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Three things about KiwiSaver everyone should know

With KiwiSaver, your head may sometimes be racing with questions. To help, here are three key things you absolutely should know.

john HeadshotsTRY sq John Berry 3 minute read

Fees are not the full story

Fees are a cost, reducing your return over time. They are important - the difference between an annual fee of 0.60 per cent and 1.00 per cent on a $25,000 KiwiSaver is $100 a year.

That adds up but is not the paramount measure of success. It is actually your returns, and more importantly your returns after fees, that matter more.

Low-cost providers generally use passive investment strategies following a market index like the S&P500 in the US.

These indexes have the largest companies in a market, and as investments some will be good and some bad. The index is not picky about quality, it just likes to invest in bigger companies.

What if an investment fund did not invest in index companies that weren’t expected to perform well? And instead replaced them with smaller growth companies from outside the index? That is called active management and gives the opportunity to outperform the index.

The year to June 30 has been good for active management and tougher for passive. Morningstar’s data shows two of the largest passive index providers delivered returns of 39th and 42nd out of 61 funds in the growth category. Over a longer three-year period one of these outperformed the category average, the other underperformed.

Passive fees are lower than active manager fees, but the lower fee does not automatically translate into better investment outcomes. It is not lower fees that matter, but your returns after fees.

No one can run off with your KiwiSaver money

In KiwiSaver, your money is invested in a range of assets including shares and bonds. These go up and down in value, making your KiwiSaver balance go up and down.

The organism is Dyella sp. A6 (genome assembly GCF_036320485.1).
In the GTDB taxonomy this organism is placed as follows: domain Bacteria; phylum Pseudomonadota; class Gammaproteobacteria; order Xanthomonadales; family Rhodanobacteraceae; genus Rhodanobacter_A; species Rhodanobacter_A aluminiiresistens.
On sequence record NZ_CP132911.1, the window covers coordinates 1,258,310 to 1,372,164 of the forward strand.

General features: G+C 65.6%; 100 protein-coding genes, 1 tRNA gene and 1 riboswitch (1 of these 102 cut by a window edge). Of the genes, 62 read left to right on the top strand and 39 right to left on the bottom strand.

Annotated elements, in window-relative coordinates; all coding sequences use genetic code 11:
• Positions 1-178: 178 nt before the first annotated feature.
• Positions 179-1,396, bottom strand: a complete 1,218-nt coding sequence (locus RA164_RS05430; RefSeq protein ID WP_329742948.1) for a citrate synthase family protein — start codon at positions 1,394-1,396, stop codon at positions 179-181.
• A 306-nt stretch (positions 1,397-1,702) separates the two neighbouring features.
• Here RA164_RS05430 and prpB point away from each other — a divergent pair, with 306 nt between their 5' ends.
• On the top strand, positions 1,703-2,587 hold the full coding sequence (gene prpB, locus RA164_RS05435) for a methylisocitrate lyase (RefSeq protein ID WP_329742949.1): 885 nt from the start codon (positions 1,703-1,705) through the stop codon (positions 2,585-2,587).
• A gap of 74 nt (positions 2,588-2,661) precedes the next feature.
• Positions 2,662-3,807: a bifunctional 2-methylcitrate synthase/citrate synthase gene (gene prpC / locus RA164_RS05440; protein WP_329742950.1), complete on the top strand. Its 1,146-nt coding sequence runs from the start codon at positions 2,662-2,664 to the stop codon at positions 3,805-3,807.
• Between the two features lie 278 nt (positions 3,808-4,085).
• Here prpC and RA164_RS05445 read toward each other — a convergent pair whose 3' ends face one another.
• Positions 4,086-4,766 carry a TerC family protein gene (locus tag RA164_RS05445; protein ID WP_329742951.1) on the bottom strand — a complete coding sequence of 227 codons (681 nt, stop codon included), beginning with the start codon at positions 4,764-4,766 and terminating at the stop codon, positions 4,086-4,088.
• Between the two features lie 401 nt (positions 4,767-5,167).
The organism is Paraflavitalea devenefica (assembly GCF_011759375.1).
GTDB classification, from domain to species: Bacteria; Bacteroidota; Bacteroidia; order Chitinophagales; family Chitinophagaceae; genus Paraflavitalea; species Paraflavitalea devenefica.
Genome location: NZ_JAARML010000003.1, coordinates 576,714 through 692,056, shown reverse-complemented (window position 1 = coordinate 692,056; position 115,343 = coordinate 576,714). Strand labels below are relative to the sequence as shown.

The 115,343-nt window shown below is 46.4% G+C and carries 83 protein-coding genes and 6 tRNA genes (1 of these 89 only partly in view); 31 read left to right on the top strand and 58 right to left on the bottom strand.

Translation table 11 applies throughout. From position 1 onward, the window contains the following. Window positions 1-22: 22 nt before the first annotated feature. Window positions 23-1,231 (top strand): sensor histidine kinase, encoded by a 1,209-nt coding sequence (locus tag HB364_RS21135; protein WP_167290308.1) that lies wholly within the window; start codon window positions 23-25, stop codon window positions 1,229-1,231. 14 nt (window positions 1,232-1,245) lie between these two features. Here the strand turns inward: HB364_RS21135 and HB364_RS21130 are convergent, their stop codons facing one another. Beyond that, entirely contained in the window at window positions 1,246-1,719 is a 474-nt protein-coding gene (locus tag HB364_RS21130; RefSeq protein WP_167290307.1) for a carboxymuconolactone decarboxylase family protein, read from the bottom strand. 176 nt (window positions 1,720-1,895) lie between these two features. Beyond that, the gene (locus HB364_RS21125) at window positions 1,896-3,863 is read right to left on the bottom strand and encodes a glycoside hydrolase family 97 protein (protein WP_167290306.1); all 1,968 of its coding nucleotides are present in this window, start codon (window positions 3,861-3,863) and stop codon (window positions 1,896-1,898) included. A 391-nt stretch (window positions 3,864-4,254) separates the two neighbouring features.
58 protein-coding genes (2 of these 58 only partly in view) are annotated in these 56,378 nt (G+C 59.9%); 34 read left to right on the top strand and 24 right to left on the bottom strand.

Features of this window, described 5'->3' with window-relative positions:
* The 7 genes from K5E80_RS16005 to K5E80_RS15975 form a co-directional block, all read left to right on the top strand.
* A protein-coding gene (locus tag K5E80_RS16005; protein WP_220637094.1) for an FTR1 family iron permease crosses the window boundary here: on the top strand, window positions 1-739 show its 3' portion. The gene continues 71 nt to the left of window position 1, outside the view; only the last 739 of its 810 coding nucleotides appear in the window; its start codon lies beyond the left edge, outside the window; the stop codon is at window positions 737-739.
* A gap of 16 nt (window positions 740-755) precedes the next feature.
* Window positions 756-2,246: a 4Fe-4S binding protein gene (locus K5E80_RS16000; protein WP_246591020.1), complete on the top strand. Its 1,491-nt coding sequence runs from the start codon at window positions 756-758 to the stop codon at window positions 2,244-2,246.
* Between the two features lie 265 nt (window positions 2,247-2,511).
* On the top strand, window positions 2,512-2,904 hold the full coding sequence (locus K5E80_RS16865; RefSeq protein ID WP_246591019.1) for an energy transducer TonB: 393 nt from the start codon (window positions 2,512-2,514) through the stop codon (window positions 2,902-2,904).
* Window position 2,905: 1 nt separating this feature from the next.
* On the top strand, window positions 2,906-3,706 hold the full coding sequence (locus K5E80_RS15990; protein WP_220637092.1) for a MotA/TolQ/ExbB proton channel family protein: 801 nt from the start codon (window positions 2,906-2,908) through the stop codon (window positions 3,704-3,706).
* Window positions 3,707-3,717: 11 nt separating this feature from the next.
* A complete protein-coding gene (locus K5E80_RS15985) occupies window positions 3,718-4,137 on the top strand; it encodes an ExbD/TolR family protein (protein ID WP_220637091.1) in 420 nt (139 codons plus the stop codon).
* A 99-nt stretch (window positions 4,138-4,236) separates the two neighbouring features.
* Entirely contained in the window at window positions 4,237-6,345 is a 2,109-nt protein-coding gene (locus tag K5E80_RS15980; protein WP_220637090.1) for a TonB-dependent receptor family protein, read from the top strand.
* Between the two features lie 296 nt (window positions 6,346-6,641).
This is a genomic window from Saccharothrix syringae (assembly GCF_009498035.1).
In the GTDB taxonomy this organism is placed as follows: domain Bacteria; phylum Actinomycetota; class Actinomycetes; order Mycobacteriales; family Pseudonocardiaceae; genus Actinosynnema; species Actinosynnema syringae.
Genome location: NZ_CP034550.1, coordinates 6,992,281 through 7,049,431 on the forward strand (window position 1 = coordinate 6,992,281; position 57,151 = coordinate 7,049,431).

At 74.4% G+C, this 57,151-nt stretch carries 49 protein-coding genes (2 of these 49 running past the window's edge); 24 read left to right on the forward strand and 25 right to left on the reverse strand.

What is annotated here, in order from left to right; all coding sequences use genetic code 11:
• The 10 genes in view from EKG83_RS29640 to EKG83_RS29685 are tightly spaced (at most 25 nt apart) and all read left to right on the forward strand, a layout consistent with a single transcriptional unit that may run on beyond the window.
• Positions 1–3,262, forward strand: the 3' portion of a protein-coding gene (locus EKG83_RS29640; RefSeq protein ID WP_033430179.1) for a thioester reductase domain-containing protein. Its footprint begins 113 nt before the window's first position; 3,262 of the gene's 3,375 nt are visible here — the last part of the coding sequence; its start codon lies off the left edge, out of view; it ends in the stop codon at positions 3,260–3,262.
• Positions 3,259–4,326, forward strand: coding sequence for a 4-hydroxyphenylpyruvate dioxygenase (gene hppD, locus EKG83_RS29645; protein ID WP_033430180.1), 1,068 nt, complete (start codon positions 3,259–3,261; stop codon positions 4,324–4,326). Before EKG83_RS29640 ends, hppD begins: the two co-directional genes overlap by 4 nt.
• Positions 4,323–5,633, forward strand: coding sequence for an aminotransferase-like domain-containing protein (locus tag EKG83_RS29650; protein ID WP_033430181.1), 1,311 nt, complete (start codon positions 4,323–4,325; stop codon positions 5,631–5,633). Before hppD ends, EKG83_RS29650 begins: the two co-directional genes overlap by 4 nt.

The actual assets are not held by your bank or KiwiSaver provider, they are held by an approved independent company called a ‘custodian’. One of the main custodians is Public Trust, an organisation that is ultimately government-owned.

If markets fall, the investments in your KiwiSaver will likely lose value and your balance may drop. But no one can simply access and take your money, you can rest assured the custody structure provides safety.

A falling market has a silver lining

Believe it or not there can be an upside to markets going down.

Many property investors say “you make your money when you buy”, meaning you want to buy cheaply (admittedly very hard in this housing market). The same is true of KiwiSaver, it’s great to buy well.

Imagine you and your employer each contribute monthly into your KiwiSaver. If the market falls 10 per cent then you will buy the same stocks and bonds in your KiwiSaver as the month before, but you get 10 per cent more.

Think of it like buying the same shoes as last month but at a 10 per cent discount or going to your favourite restaurant and the prices are down 10 per cent on a month ago.

Markets can fall but recover – they’ve recovered from every crash over the last century including in 1929, the dotcom crash, the global financial crisis and the 2020 Covid-19 sell-off. Sometimes recovery takes a while, but if you have years until retirement then buying cheaper means your KiwiSaver has time to grow.

So there are our three things you may not have known about KiwiSaver but absolutely should know. Returns after fees are more important than just fees. Your KiwiSaver money is safe and no one can run off with it. And there is a silver lining to a falling market – the patient investor can buy cheaper.

John Berry is chief executive of ethical fund manager and KiwiSaver provider Pathfinder Asset Management, which is part of Alvarium Wealth.

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